Portland – Portland City Council members approved the final design for the Indian Point Pavilion Project at June 4th’s city council meeting.

Before the presentation, City Manager Randy L. Wright gave a brief history of the project.

“The city council has viewed that facility for a number of years now to try to determine what the best course forward was for,” Wright said. 

In 2012, a study conducted on the Indian Point Pavilion showed the facility in poor conditions. One problem being no sewer services present and another being only having 45 parking spaces available for the pavilion. 

Wright stated also the cost to bring the present facility up to current standard and be usable would be somewhere around half a million dollars.

In 2016, the city council authorized Richter Architects to design a facility to replace the concession stand at Indian Point Pier, which has been sitting vacant and deteriorating for more than a decade.

Leading the presentation, David Richter –  from Richter Architects – recapped on the design and displayed the technical drawings for the project.

“Our objective from the very beginning has been to find a structure that’s beautiful and iconic and reflective of the unique qualities of this coastal city and this particular site,” Richter said. “But also one that’s functional and also one that’s durable  –  one that will withstand the elements of both corrosion and storms.”

The building will be at Indian Point and will serve both as an access and ancillary support to the pier, but also has its own destination and its own  structure. So there can be events, weddings or activities there and people still have independent access to the pier.

The project also increases the amount of parking and provides additional portable restrooms. 

Richter explained the structure of the building. It has an organic sweeping quality, but the roof is a structural stainless steel system similar to previous athletic shape structures used in the area.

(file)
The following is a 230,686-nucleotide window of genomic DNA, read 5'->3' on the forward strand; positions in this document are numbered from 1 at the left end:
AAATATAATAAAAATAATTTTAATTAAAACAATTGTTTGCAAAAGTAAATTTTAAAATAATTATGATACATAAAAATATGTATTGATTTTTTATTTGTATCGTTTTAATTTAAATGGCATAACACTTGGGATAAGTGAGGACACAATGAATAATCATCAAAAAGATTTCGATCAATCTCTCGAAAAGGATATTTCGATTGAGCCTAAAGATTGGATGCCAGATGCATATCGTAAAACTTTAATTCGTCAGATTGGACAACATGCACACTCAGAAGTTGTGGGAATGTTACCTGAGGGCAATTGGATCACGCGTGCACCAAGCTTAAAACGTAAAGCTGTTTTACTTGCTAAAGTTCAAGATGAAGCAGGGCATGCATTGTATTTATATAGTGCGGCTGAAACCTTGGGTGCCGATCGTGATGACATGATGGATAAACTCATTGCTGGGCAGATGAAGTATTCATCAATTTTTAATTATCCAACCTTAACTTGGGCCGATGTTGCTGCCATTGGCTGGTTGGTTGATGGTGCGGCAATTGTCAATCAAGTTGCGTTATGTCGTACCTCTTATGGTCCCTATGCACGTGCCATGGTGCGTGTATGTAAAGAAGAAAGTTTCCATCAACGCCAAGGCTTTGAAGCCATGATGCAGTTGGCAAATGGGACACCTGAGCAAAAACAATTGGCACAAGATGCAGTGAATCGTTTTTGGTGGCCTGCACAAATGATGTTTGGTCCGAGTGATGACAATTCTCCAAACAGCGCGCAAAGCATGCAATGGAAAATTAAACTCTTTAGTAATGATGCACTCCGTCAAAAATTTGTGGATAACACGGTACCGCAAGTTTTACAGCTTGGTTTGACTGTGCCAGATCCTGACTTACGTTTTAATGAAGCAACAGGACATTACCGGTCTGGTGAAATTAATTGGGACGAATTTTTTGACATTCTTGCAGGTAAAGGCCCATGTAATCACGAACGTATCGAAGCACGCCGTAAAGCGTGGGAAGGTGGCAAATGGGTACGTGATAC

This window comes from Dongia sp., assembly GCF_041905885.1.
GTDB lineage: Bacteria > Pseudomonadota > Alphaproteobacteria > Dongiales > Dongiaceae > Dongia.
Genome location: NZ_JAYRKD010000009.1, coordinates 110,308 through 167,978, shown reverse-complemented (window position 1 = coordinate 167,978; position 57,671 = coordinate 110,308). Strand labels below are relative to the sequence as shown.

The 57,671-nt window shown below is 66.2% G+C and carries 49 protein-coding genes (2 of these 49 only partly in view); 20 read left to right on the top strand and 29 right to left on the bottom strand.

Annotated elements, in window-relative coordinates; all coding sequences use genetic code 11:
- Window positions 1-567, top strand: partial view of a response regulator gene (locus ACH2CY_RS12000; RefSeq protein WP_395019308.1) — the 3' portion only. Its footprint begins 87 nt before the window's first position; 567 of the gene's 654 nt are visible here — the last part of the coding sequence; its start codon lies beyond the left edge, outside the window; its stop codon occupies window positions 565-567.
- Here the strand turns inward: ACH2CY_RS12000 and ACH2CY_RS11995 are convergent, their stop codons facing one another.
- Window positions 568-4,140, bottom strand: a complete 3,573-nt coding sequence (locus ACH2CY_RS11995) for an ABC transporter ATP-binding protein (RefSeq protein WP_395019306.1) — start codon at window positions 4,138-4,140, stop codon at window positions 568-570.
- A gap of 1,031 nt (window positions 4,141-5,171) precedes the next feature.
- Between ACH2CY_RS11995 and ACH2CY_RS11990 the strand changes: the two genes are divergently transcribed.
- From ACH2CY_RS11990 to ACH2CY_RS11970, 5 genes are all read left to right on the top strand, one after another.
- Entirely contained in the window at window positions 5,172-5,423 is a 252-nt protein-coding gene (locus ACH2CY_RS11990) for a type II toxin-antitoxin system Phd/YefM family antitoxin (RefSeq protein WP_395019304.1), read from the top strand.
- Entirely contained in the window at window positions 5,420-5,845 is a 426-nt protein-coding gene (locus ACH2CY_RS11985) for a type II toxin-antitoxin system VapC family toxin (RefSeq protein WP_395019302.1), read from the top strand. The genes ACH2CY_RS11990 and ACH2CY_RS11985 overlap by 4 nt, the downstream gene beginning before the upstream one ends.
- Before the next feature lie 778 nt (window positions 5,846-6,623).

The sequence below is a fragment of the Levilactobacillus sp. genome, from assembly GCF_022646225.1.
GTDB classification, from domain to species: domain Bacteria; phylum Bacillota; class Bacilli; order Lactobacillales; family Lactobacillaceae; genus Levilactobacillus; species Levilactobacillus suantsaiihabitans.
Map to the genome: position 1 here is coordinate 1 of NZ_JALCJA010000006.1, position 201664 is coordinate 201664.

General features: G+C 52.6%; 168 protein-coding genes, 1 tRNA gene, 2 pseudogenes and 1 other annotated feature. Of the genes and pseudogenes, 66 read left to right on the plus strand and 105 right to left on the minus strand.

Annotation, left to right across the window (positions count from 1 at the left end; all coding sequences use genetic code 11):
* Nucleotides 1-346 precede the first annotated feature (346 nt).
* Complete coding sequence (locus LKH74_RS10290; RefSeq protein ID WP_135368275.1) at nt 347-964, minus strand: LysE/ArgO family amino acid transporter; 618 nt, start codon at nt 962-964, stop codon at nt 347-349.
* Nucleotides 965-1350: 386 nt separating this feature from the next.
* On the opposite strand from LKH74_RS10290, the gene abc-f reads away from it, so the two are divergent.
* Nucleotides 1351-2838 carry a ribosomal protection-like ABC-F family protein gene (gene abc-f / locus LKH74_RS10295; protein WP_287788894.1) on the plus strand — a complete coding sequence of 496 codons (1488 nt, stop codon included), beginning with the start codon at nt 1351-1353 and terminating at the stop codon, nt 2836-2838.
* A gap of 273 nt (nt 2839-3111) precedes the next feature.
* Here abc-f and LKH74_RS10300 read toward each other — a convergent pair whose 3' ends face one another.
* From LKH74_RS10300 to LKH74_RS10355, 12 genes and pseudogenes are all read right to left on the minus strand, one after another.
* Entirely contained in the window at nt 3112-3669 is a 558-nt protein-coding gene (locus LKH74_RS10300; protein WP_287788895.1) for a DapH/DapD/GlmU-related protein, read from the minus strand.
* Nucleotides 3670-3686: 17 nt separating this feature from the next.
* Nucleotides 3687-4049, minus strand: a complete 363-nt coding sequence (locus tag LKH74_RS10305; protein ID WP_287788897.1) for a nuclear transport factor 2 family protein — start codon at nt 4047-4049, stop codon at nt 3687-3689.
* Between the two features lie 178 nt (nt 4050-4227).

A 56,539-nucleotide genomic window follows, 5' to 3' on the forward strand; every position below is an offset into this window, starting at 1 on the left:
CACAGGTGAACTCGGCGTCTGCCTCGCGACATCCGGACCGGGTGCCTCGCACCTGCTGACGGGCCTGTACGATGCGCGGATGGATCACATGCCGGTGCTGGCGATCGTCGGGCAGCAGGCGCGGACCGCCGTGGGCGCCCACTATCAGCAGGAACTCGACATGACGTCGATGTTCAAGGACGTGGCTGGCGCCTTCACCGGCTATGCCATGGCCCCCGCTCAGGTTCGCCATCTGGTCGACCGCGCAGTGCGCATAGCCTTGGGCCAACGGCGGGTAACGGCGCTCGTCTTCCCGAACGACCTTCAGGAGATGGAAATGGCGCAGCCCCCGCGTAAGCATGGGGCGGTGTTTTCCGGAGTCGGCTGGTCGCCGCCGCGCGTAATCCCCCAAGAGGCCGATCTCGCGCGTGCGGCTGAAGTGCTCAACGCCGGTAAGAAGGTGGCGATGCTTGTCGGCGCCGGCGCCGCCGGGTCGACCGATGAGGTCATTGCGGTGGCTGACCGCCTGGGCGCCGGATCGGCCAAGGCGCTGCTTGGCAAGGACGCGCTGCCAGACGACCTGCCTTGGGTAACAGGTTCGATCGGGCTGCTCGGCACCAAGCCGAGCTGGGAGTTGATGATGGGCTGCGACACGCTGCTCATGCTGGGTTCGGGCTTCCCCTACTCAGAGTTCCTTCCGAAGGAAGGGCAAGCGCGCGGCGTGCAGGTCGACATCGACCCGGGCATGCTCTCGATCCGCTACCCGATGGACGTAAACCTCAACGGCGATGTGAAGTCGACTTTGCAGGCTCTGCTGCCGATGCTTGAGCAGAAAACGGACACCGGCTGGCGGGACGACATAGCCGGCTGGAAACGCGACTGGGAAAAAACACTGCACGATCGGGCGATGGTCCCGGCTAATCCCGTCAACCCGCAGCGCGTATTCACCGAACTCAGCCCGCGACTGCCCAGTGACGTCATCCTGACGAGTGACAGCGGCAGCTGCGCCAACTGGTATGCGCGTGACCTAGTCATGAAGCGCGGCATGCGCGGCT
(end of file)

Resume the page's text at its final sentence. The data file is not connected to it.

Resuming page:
“[The stainless steel] will allow this system and this material to be expressed in what we think is it is a truly unique and sort of first way that creates a form that in many ways reflects kind of many attributes of the coastal environment,” said Richter. “It can be seen as a sail structure, sort of a flock of seagulls landing and it can sort of be seen as well collectively as kind of a seashell form.”

The project will also enhance the boardwalks to access the fishing pier so that they are accessible by disabled persons and also accessible by service vehicles.

Richter presented a cost estimate for the project with reasonable contingencies with about more than 10% complete and a generous allowance for other expenses, bringing the project just under $1.3 million. 

“We recommend that the project be procured by a  sealed proposal or by a construction manager at risk,” Richter said.

One concern that was brought up by the council was children trying to play on poles of the structure. 

Richter responded by saying it was one of the first problems they considered. The area will be surrounded by plants that grow natively in the Indian Point environment such as cactus and prickly pears. 

“And so our main plan is to really discourage that, by the judicious use of plant material to discourage that,” Richter said. 

The presentation ended with Richter thanking the city council for allowing him to make this project real. 

The city council members unanimously approved the design.